The Baronial tower dates from the 17th century even though I can’t help but detect a striking resemblance to other Mallorcan torres which are said to date back to the Arab period.

The photos were taken in Banyalbufar, Mallorca, Baleares, Spain. The date: May 18th, 2012. The time was 16:45:40 and 16:47:35, respectively.

The Baronia de Banyalbufar

Air Attacks Over Palma in 1937

75 years ago this week, there were two days of severe air attacks over Palma, coming from the Republican resistance to the military putsch of the Falangist movement. Plenty of damage was caused, including the loss of civilian life, particularly in the boroughs of Santa Catalina and Porta de Sant Antoni, where nowadays Carrer de Sant Miquel and Carrer dels Olms would meet. Palma’s leading newspaper at that time, La Almudaina, reported extensively about the Canallesca hazaña de los aviadores rojos (Despicable deed of the red flying machines), when in reality the attacks were aimed at the commandos of the war planes of Benito Mussolini‘s Aviazione Legionara (Italian Air Brigade, financed by none other than a certain Juan March Ordinas) and the German Legion Condor who had come to the help of the Caudillo‘s (General Franco’s) attempt to overthrow the government of the Second Spanish Republic. The foreign air forces had shortly before attacked Durango and Gernika in the Basque province in Northern Spain. Both, the Italian as well as the German air legions had a major presence here in Mallorca during the duration of the Guerra Civil. The Italian Air Brigade, for instance, bombarded Barcelona with air planes stationed here in Mallorca in March 1938.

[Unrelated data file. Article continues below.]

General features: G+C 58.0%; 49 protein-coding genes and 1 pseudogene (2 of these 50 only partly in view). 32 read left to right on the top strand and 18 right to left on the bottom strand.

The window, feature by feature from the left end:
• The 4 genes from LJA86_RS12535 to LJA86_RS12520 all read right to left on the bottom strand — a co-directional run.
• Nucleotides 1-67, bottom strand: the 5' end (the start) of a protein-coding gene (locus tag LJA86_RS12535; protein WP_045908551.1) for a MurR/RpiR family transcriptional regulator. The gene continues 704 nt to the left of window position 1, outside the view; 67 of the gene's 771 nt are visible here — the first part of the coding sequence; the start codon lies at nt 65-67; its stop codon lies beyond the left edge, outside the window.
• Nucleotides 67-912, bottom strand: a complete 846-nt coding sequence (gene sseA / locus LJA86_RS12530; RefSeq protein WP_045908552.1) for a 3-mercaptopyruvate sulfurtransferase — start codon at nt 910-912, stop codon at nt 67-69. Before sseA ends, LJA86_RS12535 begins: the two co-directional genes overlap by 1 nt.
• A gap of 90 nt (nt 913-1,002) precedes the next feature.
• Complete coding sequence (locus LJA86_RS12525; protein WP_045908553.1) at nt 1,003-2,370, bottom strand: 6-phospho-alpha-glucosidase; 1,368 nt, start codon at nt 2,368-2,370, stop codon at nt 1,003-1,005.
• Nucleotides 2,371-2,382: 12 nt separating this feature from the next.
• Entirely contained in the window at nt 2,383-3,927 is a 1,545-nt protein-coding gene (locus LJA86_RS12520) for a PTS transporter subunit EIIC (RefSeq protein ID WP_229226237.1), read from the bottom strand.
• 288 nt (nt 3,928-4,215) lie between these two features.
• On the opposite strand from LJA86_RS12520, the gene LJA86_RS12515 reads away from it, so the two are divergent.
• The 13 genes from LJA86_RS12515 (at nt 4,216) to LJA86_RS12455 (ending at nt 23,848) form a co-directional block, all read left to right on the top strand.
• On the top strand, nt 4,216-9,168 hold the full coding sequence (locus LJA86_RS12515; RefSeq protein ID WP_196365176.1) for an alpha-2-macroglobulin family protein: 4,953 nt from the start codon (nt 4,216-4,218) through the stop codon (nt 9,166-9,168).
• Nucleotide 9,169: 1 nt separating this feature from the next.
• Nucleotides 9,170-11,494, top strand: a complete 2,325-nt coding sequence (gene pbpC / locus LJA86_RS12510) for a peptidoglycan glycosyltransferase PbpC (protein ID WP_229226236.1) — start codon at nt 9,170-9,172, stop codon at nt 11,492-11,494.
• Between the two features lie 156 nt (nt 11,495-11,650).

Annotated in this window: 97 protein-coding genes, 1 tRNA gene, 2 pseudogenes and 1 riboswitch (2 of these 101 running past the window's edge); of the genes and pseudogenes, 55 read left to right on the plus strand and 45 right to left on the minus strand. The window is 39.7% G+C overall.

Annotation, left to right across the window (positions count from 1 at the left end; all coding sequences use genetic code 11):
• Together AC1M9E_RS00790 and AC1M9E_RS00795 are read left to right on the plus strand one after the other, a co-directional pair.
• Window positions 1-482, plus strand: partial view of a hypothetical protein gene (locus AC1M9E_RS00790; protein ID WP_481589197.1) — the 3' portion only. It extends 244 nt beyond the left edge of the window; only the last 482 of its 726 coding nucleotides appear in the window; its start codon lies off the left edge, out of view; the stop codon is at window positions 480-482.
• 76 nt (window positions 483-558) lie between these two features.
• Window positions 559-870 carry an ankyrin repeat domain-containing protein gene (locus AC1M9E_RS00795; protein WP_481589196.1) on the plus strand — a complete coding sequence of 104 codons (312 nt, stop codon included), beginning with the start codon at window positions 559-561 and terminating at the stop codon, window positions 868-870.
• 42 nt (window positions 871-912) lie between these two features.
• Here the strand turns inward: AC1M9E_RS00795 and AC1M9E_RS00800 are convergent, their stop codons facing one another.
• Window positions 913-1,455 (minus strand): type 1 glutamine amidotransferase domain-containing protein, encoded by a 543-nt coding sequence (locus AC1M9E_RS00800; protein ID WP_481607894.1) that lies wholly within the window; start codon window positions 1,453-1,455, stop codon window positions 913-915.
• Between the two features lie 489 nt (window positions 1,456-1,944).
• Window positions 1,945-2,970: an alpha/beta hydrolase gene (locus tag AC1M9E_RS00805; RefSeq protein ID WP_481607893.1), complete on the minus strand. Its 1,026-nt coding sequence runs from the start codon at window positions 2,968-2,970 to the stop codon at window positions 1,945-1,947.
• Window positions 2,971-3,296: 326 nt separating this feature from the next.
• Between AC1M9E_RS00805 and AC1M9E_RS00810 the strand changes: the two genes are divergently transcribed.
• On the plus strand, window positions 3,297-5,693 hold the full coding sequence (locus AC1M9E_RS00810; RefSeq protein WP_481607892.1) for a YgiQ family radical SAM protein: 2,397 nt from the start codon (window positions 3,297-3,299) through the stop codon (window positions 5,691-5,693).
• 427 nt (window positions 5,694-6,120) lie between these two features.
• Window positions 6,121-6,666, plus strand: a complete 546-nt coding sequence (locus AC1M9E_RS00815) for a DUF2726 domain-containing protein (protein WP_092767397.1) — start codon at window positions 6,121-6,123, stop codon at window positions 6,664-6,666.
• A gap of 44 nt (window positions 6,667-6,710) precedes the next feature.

Later in 1937, Palma suffered two more bombardments on October 7th, and December 7th, respectively.

Both photos were borrowed from the Internet, the top one courtesy of diariodemallorca.es, and the bottom one, courtesy of nothemingwaysspain.blogspot.com.es. Thank you very much, and

muchas gracias.

Air Attacks Over Palma in 1937